The science of storytelling and HR

The science of storytelling and HR

If you really want to hold people’s attention, you need to hit them where they really feel it – smack-bang in the emotions.

Gabrielle Dolan, author of Stories for Work: The essential guide to business storytelling, explains how sharing a good story is the secret to inspiring action in the workplace.

Storytelling and the brain

Why do stories grab people’s attention in the workplace? One reason, Dolan points out, is because they’re so unexpected. But there’s more to it than that.

While listening to character-driven stories with emotional content, the brain releases oxytocin, a neurochemical that enhances empathy and understanding. When used in a business setting, these types of stories were shown to result in the audience having a better understanding of the speaker’s key points, as well as better recall weeks later.

During tense stories, our brains release the stress hormone cortisol, which helps us focus, and happy endings trigger the release of the feel-good hormone dopamine.

“Stories tap into emotion, and the brain processes emotion very differently to logic,” Dolan explains. “First of all, it processes emotion faster than logic, but it also stores emotion in the long-term part of our brain.

“So not only can stories grab people’s attention, they can help your listener understand what you’re saying. But most importantly, because it’s tapped into emotion, through the story they actually remember the message.”

You must get personal

It’s because of their emotional impact that Dolan advocates for the sharing of personal stories in the workplace, rather than other types – professional stories, fables or stories already in the public domain (such as inspirational anecdotes about high-profile figures).

“One of the issues HR managers are typically responsible for is: how do we get our people engaged in the company values?” she says. “Getting the leaders to share personal stories about what the company values mean to them can be really powerful.”

For example, when Anne Bennett wanted to inspire the company value of ‘integrity’ for her team at NAB, she shared a personal story about her dad missing out on a spot at the Olympics because, during the swimming trials, he went back to touch the wall, even though the judges hadn’t seen him miss it.

This story impacted the decisions and behaviours of Bennett’s team, driving “true values in action, as opposed to espoused values, which can sometimes be the case in corporate,” according to Dolan.

Mastering the art of storytelling

Some people are naturally better storytellers than others, just as some people are naturally better tennis players – but there’s a big difference between regaling friends with tales around the dinner table and communicating in a professional setting.

Extracting the key analytics, important data and other facts and figures you want to share is one thing. Spinning them into a compelling yarn that creates an emotional connection with your audience and inspires action or change is quite another. The good news is that through proper training and practice, you can improve your abilities in this area.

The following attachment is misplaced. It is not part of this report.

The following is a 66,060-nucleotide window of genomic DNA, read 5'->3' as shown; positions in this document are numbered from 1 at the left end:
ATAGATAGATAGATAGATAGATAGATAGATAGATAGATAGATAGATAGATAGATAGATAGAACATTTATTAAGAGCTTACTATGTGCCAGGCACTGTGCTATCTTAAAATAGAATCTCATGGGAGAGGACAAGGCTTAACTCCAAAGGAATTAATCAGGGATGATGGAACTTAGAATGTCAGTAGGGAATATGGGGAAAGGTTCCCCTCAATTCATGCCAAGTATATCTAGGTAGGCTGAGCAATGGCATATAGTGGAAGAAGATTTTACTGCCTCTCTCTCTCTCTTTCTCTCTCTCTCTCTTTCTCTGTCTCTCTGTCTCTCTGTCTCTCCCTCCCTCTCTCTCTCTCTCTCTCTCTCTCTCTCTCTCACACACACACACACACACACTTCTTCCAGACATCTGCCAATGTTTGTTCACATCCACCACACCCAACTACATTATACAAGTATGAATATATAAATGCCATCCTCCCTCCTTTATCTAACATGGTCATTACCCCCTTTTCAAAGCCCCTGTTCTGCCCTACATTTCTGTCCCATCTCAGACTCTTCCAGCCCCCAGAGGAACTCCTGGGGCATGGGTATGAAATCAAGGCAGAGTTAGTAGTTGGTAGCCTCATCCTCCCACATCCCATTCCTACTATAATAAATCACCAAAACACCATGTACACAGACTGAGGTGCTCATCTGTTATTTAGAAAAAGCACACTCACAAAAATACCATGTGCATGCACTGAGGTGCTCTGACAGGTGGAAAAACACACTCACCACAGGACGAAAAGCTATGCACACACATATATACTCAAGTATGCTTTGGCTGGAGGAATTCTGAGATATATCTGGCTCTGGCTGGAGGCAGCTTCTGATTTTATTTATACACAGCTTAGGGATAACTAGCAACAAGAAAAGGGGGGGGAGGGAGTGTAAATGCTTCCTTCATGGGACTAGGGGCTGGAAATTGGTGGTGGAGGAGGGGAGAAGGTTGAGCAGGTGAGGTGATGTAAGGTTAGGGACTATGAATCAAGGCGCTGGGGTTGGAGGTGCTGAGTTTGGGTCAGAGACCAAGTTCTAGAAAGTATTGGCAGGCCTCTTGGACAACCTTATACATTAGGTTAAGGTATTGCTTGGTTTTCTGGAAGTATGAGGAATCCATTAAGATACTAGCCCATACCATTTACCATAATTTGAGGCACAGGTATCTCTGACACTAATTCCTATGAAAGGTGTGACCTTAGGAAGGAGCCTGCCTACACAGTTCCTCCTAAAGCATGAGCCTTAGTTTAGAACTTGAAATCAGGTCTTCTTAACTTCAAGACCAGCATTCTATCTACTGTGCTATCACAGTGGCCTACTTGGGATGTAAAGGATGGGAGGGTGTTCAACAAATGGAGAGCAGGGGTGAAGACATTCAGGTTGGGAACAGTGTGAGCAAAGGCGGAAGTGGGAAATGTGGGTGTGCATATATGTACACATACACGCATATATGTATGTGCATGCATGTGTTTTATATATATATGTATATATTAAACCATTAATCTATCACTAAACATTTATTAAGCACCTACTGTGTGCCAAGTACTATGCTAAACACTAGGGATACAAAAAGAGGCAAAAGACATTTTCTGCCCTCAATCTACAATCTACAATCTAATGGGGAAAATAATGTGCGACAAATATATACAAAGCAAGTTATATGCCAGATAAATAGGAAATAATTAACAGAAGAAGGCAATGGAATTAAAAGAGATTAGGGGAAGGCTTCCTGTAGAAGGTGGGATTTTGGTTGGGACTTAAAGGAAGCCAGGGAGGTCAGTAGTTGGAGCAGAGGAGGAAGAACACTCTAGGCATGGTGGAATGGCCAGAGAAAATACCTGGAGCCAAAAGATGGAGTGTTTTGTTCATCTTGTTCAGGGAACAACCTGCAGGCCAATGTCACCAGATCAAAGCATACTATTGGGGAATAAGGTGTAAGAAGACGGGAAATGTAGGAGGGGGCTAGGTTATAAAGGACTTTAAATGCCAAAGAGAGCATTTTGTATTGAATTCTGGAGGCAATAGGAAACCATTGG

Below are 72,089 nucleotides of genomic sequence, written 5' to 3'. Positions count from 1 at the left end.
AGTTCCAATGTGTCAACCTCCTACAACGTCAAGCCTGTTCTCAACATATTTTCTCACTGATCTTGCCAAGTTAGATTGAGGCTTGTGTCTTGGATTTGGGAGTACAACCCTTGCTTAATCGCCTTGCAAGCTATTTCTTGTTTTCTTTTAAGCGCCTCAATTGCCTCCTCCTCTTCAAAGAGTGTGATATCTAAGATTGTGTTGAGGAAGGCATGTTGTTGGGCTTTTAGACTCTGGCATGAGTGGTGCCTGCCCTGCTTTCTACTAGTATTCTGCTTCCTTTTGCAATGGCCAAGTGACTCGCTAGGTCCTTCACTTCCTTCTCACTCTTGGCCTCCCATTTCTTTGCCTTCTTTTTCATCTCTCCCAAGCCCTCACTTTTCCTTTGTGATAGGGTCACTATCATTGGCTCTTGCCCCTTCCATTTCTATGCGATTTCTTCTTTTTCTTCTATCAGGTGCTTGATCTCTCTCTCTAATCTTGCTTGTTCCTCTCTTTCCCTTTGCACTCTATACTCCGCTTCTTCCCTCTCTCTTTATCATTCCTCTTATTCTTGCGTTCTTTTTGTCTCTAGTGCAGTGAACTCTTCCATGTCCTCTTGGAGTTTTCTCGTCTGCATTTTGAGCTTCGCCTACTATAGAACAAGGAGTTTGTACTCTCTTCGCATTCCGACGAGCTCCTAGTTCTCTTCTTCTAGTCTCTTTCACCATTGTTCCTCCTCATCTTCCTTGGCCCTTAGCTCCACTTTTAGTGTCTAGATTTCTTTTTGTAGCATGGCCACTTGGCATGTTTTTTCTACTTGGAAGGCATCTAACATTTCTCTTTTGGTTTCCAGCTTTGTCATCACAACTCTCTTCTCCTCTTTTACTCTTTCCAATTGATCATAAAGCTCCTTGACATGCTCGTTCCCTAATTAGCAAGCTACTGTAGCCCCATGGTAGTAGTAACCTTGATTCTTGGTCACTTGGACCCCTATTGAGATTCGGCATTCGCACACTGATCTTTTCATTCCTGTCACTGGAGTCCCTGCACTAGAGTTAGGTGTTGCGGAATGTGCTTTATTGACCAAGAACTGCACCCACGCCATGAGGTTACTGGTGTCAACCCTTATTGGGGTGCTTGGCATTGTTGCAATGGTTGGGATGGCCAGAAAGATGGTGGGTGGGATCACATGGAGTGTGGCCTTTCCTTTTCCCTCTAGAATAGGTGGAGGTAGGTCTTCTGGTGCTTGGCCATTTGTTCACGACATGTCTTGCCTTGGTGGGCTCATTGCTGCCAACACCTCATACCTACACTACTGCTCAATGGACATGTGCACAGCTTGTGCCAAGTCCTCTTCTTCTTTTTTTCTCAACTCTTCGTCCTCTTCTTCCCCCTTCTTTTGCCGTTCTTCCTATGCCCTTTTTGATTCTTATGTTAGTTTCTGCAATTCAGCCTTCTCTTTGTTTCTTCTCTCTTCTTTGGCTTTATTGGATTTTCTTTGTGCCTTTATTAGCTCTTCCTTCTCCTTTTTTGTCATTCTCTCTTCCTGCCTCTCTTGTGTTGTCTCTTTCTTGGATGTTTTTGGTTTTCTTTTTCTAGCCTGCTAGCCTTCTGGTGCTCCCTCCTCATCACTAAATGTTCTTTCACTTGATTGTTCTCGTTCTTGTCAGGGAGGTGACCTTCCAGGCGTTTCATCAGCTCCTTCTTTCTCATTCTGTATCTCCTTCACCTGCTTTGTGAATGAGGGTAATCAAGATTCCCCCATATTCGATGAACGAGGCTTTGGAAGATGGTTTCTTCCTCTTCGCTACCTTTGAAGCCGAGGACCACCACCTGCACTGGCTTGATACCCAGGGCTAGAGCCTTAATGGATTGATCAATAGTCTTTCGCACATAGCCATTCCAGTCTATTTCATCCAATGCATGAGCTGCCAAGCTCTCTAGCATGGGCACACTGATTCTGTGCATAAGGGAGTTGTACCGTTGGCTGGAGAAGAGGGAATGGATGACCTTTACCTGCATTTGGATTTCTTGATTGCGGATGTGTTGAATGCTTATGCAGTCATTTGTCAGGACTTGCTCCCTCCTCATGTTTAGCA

“Storytelling in business is a skill, and just like any other skill it can be taught and it can be learnt,” says Dolan, who runs public and in-house storytelling workshops.

Her three top tips are to keep professional stories very succinct (one to two minutes), make them relatable and always have a clear message.

“It’s all about starting really efficiently and what you put in the middle – or, more importantly, what you leave out of the middle,” she says. “And, most critically, make sure you end your story on message so it gets your point across without you being directive about it.”

About Gabrielle Dolan
Gabrielle Dolan is a global thought leader on authentic leadership and business storytelling. A highly sought-after keynote speaker, educator and author, she has worked with thousands of high-profile leaders from around the world and helped countless Australian ASX companies and multinationals humanise their communication, including Australia Post, ANZ, NAB, Telstra and VISA. Gabrielle is the best-selling author of titles including Stories for Work: The Essential Guide to Business Storytelling (2017), Storytelling for Job Interviews (2016), Ignite: Real Leadership, Real Talk, Real Results (2015), and Hooked: How Leaders Connect, Engage and Inspire with Storytelling (2013).

 

About Stories for Work: The Essential Guide to Business Storytelling
From The Odyssey to The Bible, Aesop’s Fables to 1984, memorable and motivational information has always been passed down through generations in the form of stories. In Stories for Work, world-renowned business storytelling expert, Gabrielle Dolan, demonstrates how stories can also give readers the edge in business. She explains the science behind the awesome power of stories to persuade people and foster change, and walks readers, step-by-step, through the process of crafting your own business stories and strategically sharing them to achieve your business goals.

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